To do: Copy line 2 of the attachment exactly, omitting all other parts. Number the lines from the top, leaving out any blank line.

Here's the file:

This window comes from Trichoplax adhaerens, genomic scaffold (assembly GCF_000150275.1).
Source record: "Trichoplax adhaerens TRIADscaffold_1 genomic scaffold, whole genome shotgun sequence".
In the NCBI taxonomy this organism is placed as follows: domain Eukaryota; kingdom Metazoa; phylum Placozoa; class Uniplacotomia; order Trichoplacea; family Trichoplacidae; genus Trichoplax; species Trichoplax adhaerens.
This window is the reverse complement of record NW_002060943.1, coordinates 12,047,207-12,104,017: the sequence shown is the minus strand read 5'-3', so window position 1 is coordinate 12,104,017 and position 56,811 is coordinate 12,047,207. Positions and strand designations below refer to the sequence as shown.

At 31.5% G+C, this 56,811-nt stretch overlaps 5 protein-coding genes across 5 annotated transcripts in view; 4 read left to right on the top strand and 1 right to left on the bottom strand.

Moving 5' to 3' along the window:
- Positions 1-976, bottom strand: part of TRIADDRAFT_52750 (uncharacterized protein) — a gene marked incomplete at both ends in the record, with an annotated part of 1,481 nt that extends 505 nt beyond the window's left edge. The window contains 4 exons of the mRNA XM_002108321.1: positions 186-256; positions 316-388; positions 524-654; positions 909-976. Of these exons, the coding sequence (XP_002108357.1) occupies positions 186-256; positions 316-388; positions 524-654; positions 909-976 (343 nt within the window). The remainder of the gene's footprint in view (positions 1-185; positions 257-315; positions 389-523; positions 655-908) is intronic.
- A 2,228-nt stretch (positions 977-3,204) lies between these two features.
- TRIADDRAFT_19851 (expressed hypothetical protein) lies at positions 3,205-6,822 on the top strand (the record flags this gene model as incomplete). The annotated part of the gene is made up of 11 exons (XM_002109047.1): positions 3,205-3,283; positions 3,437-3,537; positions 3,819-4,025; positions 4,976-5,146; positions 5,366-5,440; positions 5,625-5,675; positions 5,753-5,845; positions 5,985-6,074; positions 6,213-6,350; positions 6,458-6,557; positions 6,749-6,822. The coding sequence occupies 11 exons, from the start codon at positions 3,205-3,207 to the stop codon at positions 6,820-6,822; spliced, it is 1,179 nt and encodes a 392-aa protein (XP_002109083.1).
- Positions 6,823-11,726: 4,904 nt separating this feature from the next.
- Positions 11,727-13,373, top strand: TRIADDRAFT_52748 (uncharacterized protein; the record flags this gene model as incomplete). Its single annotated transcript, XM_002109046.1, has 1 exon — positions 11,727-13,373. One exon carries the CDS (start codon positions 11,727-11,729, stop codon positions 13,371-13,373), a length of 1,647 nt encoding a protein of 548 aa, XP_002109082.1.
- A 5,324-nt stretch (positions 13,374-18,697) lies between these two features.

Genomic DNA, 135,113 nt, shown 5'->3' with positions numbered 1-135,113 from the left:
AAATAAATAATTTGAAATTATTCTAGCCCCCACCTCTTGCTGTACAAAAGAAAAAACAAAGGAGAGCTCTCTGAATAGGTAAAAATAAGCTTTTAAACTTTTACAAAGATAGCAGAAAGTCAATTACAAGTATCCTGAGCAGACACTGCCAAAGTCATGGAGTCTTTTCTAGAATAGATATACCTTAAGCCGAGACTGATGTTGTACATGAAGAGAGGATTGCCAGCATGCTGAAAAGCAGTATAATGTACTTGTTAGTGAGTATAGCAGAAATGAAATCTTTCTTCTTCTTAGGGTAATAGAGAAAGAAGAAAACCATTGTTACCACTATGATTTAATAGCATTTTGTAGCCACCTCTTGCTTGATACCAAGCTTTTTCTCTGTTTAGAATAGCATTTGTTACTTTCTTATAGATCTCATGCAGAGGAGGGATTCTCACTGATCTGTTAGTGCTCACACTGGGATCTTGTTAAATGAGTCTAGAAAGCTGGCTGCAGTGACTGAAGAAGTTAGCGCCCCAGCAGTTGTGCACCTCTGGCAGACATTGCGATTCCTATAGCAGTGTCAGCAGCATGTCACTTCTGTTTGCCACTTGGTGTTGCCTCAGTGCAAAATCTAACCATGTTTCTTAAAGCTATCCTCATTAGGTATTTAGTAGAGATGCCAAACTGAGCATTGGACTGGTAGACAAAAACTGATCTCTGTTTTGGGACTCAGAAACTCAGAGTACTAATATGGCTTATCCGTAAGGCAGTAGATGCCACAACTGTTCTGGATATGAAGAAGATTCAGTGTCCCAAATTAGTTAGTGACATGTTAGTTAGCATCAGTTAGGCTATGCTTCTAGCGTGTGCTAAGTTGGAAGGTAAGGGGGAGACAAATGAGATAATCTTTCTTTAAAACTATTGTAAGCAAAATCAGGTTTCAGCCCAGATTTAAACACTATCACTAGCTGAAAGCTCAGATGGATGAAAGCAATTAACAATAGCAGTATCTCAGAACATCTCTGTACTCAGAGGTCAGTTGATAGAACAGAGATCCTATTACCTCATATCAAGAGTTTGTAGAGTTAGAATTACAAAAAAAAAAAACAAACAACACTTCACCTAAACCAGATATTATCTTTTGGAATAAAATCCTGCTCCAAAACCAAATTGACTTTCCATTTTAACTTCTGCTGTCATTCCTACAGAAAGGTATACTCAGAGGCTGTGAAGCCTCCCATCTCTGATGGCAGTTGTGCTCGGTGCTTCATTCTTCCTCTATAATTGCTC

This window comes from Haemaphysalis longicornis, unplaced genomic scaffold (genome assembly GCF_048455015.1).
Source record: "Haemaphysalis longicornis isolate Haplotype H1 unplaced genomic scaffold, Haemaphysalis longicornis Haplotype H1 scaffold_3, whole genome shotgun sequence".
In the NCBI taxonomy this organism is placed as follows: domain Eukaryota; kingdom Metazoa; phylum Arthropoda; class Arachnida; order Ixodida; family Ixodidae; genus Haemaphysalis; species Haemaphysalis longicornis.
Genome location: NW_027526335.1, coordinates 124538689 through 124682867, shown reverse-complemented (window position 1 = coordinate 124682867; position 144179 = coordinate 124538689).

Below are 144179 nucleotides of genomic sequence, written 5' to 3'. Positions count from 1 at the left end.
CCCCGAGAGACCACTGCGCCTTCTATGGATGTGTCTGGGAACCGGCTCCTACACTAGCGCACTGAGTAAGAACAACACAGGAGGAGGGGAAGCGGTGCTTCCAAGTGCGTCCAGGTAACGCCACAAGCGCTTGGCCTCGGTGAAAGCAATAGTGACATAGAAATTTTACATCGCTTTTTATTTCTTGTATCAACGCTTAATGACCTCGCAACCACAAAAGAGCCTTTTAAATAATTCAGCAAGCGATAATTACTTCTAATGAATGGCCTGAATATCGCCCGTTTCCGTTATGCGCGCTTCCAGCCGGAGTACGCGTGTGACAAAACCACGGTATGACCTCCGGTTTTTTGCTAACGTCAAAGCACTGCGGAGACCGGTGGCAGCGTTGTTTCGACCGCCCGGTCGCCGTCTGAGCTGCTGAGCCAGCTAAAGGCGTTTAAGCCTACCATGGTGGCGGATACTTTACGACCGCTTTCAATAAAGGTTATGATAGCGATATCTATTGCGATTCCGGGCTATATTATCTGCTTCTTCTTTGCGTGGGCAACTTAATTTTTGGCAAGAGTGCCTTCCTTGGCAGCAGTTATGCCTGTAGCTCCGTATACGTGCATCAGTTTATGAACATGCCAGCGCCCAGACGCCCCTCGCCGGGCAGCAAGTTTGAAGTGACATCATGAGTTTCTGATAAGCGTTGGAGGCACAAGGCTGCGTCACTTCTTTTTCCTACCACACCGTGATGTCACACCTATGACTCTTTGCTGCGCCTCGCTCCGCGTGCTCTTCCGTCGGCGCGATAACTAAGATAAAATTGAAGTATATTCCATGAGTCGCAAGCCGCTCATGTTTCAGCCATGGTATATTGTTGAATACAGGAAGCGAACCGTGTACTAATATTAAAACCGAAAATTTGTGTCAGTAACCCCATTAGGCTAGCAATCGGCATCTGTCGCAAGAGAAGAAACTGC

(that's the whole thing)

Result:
Source record: "Trichoplax adhaerens TRIADscaffold_1 genomic scaffold, whole genome shotgun sequence".